COVID-19 – often instrumentalised

by Karl-Jürgen Müller

Actually, the case would be quite simple: COVID-19 is a disease caused by a newly emerged coronavirus, which might also lead to death. A few months after the first appearance of this virus, the medical science already knows a great deal about the virus and its effects, but many questions are  still open, also about the extend of possible diseases associated with an infection. Therefore, it is very advisable to keep the risk of infection as low as possible.
 
The core task of the state is to protect the health and lives of its citizens as best as possible and to organise the necessary measures to avoid contamination either by itself or by support of others. The question how to accomplish this goal best, has to be continuously discussed and decided according to the circumstances.
 
In doing so, it is quite possible – for a limited time – that other basic rights might be restricted in favour of the right to health and life. However, means and ways have always to be found, in order to allow every citizen to exercise all his fundamental rights as comprehensively as possible. How this can be achieved – this as well has to be discussed and decided upon, over and again, depending on the circumstances.

Public debate is important

Even those who oppose the state measures aimed at the containment of the corona pandemic, must not be denied their seriousness and the concern in this matter. The state measures have had and still have very drastic consequences in part. Today and also in the past months,  nobody was able to say with absolute certainty: I know the right solution to our problem. The fact that today many critical voices are dismissed as “conspiracy theories” or worse is not appropriate and does not help the cause, but is often motivated by political interests.
 
It is favorable that government measures to protect citizens from illness with COVID-19 and to provide for a sufficient medical care of those who fell ill, be publicly discussed, even controversially. Ideally would be to have a continuous debate and communication completely oriented towards the facts, ever and again aiming at the best solution possible.
 
Is that what the situation is like in our countries?

Change of mood

The matter is doubtful. On 27 May 2020, the programme Zapp of Norddeutscher Rundfunk (NDR) reported the results of a representative poll conducted by the opinion research institute infratest dimap. The survey took place in regular intervals since mid-march and a significant result of the latest one (18–22 May 2020) was the following: “Every fifth person in Germany entitled to vote believes that ‘politics and the media deliberately exaggerate the danger of the coronavirus to deceive the public’.”The percentage of those, who have this opinion, varies strongly, depending on political orientation. So 54 % of German AfD supporters affirm the statement. The proportion changes depending on the media used: with persons, actively “using the social media platforms”, it is 31%. How is this to be explained? Are these people that suspicious of the state, because they are better informed than others? Or does this show how strongly one’s own ‘Weltanschauung? and political orientationshape the opinions on COVID-19 and on the government measures?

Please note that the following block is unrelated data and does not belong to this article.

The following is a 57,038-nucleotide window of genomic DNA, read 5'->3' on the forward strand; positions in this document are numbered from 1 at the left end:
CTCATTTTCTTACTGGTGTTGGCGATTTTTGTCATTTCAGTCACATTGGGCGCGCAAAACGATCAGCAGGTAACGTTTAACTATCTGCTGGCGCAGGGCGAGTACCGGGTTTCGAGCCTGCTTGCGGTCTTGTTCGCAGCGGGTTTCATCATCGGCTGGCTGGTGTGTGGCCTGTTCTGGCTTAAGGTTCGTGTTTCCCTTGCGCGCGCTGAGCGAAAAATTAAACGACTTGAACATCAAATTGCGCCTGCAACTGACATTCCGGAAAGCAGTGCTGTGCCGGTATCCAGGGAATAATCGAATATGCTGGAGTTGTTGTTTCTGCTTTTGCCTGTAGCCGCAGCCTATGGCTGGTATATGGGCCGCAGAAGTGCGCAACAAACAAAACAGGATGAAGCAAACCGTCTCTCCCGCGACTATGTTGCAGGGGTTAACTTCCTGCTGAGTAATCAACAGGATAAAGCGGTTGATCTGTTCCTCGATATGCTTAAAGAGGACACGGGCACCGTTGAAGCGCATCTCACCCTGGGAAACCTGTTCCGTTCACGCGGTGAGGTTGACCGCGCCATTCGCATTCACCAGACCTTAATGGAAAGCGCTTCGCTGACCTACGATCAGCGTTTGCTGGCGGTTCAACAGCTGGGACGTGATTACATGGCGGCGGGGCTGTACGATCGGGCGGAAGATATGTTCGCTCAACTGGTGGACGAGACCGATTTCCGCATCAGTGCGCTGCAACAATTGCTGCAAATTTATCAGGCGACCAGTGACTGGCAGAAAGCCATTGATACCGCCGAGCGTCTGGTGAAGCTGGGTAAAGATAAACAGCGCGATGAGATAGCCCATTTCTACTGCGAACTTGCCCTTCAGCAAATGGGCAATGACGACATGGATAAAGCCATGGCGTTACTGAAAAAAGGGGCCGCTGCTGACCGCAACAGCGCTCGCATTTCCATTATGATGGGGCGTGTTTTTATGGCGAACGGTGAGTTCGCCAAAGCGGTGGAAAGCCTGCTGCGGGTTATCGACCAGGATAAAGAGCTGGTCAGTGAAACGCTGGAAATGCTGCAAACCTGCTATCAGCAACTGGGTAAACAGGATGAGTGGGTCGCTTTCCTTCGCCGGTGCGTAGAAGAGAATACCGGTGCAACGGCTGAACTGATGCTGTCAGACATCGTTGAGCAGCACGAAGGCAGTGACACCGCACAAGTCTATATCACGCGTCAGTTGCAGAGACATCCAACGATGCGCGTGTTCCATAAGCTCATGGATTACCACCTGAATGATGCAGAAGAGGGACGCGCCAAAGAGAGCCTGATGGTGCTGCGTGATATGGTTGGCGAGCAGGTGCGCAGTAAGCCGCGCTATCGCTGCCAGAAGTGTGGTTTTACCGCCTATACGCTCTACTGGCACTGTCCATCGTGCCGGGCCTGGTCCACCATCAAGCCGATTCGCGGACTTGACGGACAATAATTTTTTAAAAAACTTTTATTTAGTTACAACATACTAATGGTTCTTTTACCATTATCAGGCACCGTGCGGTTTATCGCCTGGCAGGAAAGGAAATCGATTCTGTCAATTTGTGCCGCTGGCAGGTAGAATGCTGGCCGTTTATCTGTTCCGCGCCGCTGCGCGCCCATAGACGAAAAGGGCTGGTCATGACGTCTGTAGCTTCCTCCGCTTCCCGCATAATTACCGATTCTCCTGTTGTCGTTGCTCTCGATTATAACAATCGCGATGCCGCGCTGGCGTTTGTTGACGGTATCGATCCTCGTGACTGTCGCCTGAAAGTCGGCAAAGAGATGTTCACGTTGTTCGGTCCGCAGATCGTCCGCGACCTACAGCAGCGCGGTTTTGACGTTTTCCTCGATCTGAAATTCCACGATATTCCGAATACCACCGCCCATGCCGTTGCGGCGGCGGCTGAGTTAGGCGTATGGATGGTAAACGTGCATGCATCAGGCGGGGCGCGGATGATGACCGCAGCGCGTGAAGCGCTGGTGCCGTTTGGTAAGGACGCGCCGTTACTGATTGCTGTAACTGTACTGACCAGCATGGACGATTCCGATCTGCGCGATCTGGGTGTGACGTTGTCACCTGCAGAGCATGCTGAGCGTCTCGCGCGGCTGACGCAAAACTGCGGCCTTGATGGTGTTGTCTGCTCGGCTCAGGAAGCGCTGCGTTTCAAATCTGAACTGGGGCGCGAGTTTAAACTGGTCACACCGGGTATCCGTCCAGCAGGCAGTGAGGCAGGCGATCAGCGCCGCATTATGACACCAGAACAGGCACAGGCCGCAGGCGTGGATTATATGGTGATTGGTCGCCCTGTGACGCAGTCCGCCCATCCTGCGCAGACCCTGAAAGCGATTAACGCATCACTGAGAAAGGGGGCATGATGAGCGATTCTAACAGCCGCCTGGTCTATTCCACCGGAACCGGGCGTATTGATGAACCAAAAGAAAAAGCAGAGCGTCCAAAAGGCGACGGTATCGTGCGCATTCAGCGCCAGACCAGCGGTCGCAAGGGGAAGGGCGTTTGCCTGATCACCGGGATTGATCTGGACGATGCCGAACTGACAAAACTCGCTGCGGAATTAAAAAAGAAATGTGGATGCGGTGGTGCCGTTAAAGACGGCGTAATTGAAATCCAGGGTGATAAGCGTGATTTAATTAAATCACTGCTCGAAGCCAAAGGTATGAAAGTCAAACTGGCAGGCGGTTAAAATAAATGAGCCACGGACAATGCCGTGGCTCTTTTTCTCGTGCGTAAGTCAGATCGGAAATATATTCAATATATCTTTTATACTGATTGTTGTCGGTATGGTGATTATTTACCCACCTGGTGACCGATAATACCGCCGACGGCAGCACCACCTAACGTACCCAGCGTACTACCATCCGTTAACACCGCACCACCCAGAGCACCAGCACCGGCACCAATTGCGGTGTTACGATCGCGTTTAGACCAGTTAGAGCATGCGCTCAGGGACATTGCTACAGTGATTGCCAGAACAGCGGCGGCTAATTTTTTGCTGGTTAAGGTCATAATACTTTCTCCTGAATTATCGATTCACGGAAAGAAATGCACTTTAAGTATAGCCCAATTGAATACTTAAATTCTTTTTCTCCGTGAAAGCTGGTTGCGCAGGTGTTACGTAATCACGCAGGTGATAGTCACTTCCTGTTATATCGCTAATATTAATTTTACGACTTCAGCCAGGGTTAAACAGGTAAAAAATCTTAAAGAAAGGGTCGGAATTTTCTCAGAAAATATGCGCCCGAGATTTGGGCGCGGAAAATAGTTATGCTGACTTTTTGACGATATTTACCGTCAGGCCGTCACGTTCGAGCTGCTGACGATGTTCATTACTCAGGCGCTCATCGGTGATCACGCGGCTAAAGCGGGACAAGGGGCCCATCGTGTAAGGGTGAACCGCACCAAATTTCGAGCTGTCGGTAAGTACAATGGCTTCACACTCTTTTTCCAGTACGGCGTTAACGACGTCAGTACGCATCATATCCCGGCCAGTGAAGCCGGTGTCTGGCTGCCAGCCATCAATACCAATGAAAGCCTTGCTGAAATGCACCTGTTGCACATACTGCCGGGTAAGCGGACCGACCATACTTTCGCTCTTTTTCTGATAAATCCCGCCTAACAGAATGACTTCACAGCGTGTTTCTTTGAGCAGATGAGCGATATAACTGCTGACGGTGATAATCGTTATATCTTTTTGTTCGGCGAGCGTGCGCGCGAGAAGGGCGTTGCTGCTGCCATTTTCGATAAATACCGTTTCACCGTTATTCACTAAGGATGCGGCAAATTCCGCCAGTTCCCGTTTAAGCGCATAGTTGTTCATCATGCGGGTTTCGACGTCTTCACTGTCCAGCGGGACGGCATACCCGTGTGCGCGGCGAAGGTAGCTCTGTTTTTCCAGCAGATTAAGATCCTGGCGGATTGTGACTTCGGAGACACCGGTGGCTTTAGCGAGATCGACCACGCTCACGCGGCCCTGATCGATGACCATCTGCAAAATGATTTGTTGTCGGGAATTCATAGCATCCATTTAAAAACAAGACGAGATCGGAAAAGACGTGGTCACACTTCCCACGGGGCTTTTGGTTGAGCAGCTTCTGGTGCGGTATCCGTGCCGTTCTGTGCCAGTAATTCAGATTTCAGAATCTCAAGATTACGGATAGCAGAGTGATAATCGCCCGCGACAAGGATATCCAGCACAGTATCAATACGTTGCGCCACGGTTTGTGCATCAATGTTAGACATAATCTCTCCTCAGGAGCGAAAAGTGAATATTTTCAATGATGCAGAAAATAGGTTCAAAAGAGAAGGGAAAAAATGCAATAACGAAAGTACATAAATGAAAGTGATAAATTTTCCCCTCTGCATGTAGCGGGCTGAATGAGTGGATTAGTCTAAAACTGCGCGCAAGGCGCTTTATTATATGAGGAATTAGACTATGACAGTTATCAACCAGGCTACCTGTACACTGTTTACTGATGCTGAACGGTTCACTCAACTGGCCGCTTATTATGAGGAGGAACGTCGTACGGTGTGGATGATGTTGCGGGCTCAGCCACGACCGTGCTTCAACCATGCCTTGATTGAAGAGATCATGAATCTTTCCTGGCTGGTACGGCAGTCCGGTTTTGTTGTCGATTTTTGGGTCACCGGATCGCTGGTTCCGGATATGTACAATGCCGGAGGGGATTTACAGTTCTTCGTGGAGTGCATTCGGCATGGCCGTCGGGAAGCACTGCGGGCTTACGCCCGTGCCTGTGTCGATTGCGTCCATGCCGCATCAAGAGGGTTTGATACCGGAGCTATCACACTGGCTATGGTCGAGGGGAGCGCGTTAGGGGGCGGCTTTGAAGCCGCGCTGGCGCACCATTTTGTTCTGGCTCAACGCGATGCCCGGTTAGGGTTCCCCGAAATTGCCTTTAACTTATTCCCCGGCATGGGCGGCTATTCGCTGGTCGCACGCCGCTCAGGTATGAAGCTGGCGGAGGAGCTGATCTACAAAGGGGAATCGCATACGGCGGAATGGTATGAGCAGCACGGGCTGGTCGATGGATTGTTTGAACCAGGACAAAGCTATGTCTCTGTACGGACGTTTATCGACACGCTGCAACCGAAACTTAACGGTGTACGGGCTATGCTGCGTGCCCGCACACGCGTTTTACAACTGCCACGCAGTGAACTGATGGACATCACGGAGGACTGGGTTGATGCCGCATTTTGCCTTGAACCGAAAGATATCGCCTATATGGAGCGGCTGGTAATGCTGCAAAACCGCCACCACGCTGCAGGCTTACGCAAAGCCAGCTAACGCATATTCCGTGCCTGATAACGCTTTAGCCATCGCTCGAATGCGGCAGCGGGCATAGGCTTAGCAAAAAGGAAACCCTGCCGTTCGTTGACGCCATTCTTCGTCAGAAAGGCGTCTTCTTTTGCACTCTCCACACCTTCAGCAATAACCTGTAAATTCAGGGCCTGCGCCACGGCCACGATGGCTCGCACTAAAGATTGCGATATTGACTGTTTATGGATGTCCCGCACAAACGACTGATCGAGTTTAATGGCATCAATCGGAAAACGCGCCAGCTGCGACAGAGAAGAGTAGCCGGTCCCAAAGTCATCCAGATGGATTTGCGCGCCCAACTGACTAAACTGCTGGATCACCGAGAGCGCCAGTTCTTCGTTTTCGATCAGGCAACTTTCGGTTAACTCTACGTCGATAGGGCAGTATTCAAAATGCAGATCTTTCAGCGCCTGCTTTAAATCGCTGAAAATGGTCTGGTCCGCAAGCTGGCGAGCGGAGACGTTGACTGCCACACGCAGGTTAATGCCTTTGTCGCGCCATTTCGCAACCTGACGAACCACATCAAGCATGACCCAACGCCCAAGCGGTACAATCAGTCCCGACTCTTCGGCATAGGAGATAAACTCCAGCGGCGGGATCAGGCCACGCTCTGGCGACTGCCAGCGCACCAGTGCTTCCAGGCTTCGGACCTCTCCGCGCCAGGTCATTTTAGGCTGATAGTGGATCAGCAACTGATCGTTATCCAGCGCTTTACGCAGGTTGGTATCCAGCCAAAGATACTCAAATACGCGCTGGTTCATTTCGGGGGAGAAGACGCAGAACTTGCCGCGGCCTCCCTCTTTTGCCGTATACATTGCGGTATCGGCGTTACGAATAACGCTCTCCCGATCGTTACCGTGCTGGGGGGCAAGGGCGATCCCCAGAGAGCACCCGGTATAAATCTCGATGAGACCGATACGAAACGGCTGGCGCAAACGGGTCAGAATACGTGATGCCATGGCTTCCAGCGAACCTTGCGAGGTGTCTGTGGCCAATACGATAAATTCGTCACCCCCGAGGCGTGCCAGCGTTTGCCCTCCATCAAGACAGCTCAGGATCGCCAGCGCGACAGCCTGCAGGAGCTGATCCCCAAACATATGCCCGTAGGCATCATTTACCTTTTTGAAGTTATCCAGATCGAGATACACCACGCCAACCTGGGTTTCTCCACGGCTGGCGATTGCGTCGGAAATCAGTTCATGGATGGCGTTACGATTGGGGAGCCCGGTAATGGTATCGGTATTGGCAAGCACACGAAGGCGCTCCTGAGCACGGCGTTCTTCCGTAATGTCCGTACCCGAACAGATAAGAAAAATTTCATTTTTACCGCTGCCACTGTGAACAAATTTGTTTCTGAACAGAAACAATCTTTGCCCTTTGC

On 29 May 2020, the NZZ online headlined: “In the networks, many used to show solidarity with their fellow men – now insults are increasing.” Concerning the investigation it says: “The Sotomo1 research centre has examined the emotions, kind of actors and risk perceptions in the digital debate during the corona crisis. Some 930,000 online comments were used, published [...] from 3 March to 25 May on Twitter and on the Swiss online news platforms 20 minutes view online, Watson, SRF News and Nau, accessible free of charge.” The NZZ online report says: “When around mid-April it became clear that Switzerland will probably be able to survive the first wave of infection of the coronavirus without a disaster, the dominance of comments with expressions of solidarity […] somewhat decreased. Even the previously very pronounced praising of one’s fellows, the hospital staff, the scientists and the Federal Council declined. Since the first relaxations of measurements, insults and accusations have become more dominant.
 
The comments examined here include angry comments, curses, expressions of frustration and accusatory words, of which ‘brainless’ and ‘stupid’ are two rather harmless ones. Then anger rises to become the second most important emotion and continues to increase slightly.“
 
How can this be explained? Are there sound reasons for this change of mood? Or do we witness the result of propaganda? Propaganda that by now has crossed the boundaries of the so-called alternative media and reached the mainstream?

Ideologies, politics, interests …
and maybe some irrational things

Today, it is true to say that COVID-19 - like many other issues – is being used – one might also say: abused – in order to pursue an ideological and political agenda and/or substantial (not per se unjustified) material interests that existed before the disease occurred.
 
Therefore all voices commenting the government measures taken until now to combat the corona pandemic shall be asked about their motives and objectives: “With your printed products, websites, social networks and public statements you have spoken on the subject of corona. Do you want to contribute in a constructive way to solve our country’s problems in many small steps, together with all other relevant forces (reform approach)? Or do you think that our political, economic and social system is so ailing that only a radical change of system and a total disempowerment of the hitherto powerful can help (revolution)? Or do you have completely different, not openly declared motives and goals?” These questions might be exaggerated indeed – but they are meant to be challenging.

More globalisation, more global governance,
more conflicts, more poverty…